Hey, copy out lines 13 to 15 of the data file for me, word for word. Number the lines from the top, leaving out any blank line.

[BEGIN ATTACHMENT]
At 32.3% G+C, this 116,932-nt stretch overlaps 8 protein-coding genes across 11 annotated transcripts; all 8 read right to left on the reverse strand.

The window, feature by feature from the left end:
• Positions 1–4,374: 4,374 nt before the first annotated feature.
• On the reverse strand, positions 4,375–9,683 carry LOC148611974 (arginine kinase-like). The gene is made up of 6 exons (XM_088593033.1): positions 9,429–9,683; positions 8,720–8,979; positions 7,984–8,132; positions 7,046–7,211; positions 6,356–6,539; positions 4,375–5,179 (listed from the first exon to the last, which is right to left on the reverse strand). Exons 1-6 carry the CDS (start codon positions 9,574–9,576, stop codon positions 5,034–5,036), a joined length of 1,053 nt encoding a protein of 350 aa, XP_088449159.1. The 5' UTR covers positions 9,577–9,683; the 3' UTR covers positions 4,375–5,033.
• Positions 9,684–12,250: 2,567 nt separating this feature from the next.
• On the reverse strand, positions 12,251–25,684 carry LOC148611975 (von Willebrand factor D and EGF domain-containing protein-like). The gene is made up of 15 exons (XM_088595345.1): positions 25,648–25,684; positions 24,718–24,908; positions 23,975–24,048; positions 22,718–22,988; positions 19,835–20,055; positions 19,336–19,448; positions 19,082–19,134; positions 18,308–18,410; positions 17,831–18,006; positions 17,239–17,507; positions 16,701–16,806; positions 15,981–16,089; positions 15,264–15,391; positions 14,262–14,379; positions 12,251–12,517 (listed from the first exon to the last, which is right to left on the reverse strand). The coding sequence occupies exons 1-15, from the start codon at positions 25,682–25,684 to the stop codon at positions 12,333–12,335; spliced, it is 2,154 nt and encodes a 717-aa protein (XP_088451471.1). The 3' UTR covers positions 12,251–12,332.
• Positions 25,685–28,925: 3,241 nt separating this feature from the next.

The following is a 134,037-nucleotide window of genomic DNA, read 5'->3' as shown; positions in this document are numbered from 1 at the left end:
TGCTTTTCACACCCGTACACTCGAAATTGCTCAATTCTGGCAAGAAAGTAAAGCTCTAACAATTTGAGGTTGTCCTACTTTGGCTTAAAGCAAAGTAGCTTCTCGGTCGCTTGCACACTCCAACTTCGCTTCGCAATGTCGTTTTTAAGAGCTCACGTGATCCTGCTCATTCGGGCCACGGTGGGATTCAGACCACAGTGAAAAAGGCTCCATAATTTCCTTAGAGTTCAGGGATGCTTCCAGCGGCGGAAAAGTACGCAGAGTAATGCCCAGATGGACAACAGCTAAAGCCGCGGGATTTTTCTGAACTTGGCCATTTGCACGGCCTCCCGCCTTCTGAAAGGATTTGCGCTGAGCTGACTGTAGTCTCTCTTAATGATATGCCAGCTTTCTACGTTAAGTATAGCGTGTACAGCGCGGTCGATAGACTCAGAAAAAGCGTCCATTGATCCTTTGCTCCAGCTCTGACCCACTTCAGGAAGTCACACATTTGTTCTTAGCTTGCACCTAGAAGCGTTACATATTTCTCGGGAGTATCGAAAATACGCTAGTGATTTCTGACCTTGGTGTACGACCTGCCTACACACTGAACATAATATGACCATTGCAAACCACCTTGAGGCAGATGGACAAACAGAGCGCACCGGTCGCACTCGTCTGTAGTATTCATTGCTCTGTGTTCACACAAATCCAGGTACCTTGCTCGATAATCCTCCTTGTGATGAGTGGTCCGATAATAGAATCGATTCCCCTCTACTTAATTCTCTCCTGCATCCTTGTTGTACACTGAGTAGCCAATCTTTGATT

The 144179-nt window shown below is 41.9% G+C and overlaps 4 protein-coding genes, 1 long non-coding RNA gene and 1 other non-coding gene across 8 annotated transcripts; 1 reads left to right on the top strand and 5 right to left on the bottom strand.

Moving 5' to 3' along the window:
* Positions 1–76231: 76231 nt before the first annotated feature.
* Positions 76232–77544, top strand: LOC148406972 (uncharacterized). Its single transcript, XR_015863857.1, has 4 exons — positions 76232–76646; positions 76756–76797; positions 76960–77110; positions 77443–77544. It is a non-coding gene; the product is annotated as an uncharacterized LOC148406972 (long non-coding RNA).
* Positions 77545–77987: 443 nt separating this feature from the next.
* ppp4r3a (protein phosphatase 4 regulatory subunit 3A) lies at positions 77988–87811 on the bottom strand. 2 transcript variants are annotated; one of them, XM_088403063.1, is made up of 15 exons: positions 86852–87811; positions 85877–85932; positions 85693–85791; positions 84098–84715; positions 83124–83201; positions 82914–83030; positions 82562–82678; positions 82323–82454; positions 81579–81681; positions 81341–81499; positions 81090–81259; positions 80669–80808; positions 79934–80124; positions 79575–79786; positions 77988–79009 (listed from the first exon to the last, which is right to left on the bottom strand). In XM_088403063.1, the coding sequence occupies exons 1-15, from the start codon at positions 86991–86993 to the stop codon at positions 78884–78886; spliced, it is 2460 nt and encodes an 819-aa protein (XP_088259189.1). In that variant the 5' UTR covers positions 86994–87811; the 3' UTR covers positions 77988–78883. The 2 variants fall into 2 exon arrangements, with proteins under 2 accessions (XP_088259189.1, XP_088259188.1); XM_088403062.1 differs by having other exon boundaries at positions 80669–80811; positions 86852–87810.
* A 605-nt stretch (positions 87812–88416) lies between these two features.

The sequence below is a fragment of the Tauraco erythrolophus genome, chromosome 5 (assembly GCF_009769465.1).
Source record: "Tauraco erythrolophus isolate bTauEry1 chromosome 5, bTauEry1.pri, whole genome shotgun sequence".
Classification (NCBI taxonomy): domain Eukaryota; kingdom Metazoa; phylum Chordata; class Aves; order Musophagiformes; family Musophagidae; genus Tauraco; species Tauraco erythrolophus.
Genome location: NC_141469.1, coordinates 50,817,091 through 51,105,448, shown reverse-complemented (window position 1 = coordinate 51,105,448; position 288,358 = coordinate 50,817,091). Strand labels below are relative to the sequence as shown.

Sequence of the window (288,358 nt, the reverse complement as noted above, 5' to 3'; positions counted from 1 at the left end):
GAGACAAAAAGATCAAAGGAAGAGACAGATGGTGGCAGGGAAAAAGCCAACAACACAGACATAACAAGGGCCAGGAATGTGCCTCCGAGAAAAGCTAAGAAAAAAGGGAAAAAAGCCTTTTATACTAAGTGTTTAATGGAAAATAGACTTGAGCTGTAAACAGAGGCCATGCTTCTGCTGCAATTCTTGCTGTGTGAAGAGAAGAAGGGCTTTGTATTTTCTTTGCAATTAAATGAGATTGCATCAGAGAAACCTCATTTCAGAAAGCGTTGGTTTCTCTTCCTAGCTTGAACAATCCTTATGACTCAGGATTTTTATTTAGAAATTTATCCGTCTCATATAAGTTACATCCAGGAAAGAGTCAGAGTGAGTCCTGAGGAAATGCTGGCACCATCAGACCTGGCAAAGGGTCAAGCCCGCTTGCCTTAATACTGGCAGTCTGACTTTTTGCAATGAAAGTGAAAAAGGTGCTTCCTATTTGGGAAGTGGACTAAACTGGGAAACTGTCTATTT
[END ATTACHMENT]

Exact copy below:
* Positions 76232–77544, top strand: LOC148406972 (uncharacterized). Its single transcript, XR_015863857.1, has 4 exons — positions 76232–76646; positions 76756–76797; positions 76960–77110; positions 77443–77544. It is a non-coding gene; the product is annotated as an uncharacterized LOC148406972 (long non-coding RNA).
* Positions 77545–77987: 443 nt separating this feature from the next.
* ppp4r3a (protein phosphatase 4 regulatory subunit 3A) lies at positions 77988–87811 on the bottom strand. 2 transcript variants are annotated; one of them, XM_088403063.1, is made up of 15 exons: positions 86852–87811; positions 85877–85932; positions 85693–85791; positions 84098–84715; positions 83124–83201; positions 82914–83030; positions 82562–82678; positions 82323–82454; positions 81579–81681; positions 81341–81499; positions 81090–81259; positions 80669–80808; positions 79934–80124; positions 79575–79786; positions 77988–79009 (listed from the first exon to the last, which is right to left on the bottom strand). In XM_088403063.1, the coding sequence occupies exons 1-15, from the start codon at positions 86991–86993 to the stop codon at positions 78884–78886; spliced, it is 2460 nt and encodes an 819-aa protein (XP_088259189.1). In that variant the 5' UTR covers positions 86994–87811; the 3' UTR covers positions 77988–78883. The 2 variants fall into 2 exon arrangements, with proteins under 2 accessions (XP_088259189.1, XP_088259188.1); XM_088403062.1 differs by having other exon boundaries at positions 80669–80811; positions 86852–87810.